Since its inception in 2019, Levels has been focused on solving the metabolic health crisis by helping all kinds of people see and manage their blood sugar. That’s why we’ve made continuous glucose monitors (CGMs) easy to access and are running the most extensive study of glucose dynamics ever.
But just as optimal metabolic health is about more than blood sugar, Levels is more than just a glucose chart. Watching your glucose rise in real time after you eat is incredible when you first start using a CGM. But to make any behavior change from that data, you need insight, actions, and accountability. Those are the pillars the Levels app delivers on top of the raw glucose data.
For example, our simple meal logging lets you tie a glucose response to a meal (and any exercise around it), so you can build a library of meals that work for you (and don’t). But it also helps you see the context for that reaction by suggesting the particular ingredients that triggered the rise, offering healthy swap ideas for that food, and giving you delicious, simple, metabolically healthy recipes you can try next time.
Here are five more things you can learn using the Levels app.
1. Surprising foods that spike you—and don’t
Blood sugar response is highly individualized. We have members that can eat a bowl of white rice and see barely a rise, while others pair just a little brown rice with protein and fat and still see a sharp spike. That’s why simply going by carb count or generic diet advice rarely works and may even cause you to cut out otherwise healthy food.
The magic moment for nearly all our members comes the first time they eat a food they’ve long thought was a healthy staple—oatmeal, smoothie, acai bowl—and watch their blood sugar soar. Likewise, it’s a thrill when they find some decadent treat—like chocolate brownies—and see their glucose curve barely register.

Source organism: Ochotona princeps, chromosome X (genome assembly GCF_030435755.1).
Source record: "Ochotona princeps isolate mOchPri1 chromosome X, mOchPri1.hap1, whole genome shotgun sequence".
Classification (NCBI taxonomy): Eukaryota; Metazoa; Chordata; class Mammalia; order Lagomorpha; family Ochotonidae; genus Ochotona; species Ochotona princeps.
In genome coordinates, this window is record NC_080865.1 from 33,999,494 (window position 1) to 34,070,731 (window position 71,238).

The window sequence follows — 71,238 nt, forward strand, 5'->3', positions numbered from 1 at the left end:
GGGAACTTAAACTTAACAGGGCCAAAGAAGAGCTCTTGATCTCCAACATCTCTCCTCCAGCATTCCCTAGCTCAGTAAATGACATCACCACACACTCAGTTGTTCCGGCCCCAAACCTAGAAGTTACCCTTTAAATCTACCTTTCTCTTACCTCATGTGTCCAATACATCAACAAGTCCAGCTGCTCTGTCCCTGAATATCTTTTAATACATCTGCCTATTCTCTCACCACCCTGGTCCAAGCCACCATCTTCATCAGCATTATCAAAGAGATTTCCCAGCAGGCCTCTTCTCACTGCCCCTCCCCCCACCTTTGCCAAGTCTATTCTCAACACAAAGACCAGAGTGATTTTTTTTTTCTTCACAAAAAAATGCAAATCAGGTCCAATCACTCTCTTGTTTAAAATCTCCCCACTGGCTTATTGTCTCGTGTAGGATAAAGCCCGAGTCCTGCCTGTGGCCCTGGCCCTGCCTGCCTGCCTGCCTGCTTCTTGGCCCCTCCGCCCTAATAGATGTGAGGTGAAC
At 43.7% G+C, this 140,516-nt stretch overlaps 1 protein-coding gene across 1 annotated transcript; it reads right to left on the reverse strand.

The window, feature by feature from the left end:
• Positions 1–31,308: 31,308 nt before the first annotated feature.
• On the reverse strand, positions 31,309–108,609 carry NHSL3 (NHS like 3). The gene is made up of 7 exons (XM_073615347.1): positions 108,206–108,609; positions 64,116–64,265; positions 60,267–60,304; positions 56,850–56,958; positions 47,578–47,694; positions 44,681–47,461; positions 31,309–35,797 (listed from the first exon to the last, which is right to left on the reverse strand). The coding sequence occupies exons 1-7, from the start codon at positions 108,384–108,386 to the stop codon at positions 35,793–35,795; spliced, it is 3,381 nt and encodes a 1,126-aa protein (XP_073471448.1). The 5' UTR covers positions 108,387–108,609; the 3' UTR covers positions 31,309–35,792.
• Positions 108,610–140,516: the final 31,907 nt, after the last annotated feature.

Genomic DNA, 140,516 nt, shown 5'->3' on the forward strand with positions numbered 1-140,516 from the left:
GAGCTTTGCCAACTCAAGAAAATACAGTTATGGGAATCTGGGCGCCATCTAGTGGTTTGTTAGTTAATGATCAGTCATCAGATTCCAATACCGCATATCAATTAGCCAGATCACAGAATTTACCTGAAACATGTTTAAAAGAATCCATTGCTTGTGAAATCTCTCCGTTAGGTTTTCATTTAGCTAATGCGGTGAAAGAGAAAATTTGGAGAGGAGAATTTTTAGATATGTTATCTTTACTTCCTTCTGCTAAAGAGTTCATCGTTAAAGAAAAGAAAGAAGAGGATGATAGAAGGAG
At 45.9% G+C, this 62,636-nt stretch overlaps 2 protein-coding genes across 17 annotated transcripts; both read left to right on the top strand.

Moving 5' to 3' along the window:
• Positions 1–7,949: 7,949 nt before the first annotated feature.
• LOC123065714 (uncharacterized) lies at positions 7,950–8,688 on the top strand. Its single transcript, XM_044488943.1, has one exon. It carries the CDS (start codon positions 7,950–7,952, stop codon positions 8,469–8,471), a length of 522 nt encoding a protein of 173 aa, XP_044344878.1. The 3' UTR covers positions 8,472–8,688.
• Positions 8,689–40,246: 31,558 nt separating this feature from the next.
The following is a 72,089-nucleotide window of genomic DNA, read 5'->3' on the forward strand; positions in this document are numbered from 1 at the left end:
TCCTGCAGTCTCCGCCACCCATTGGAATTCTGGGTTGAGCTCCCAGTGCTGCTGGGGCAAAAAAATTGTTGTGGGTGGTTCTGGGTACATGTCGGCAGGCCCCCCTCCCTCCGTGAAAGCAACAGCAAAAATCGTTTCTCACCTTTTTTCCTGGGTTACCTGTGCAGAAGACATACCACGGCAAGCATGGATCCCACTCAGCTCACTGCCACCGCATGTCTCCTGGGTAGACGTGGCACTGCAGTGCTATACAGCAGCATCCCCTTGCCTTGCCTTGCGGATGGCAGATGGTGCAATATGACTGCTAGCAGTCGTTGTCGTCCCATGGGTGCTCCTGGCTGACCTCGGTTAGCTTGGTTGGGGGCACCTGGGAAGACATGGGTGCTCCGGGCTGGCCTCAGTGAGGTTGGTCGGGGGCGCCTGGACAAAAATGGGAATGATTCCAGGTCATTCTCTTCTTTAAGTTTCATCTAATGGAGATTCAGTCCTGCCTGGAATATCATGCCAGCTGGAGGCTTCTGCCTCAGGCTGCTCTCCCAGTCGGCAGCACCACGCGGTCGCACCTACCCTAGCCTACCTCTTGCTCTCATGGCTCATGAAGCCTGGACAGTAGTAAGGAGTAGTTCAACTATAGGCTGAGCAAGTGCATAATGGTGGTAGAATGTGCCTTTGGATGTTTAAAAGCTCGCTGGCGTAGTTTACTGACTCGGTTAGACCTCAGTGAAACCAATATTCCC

👉 “I found that a morning bowl of oatmeal spiked me to 150 mg/dL. That shocked me. Oatmeal has a reputation in the medical community for being so healthy because of its beta-glucan fiber. Even steel-cut oats gave me the same response.”—Dr. Kayt Havens
Experimenting with your usual diet and trying new foods while using Levels food logs and meal comparison (where you can see your response to two meals head to head) helps you dial in a diet not only leads to stable glucose but is one you can stick to because it’s full of things you genuinely enjoy eating.
👉 “The other day, I ate two tablespoons of Nutella, and my glucose didn’t go over 100 mg/dL, and it came back down in an hour, which is pretty great.”—Chris Wise
2. How stress and sleep impact your body
Another consistent revelation for our members is how much non-food factors can impact their blood sugar response. The effect of poor sleep, in particular, can be eye-opening. We all know we should sleep more, but seeing your glucose spike to a breakfast that’s usually stable just because you only got five hours last night brings home how much sleep impacts our body’s energy systems.
👉 “When I’m sleep-deprived, I’ll spike a lot harder, stay elevated for a lot longer, and see increased variability even at baseline without food.”—Dr. Kevin Jubbal
Research backs it up: Studies consistently show that getting short, poor quality, or irregular sleep impairs blood sugar regulation the following day.
Stress, too, can produce hormonal reactions that interfere with your usual glucose processing. It’s not unusual for members to see spikes that look like they just ate a cupcake but were driven by giving a presentation or having an argument at home.
Just as with food, putting actual, physiological data to these experiences in the Levels app can make it easier to finally implement new behaviors: you know if you stay up for one more episode, it’ll show on your app tomorrow. And when someone cuts you off in traffic, you can see the benefit of breathing through the anger rather than boiling in it.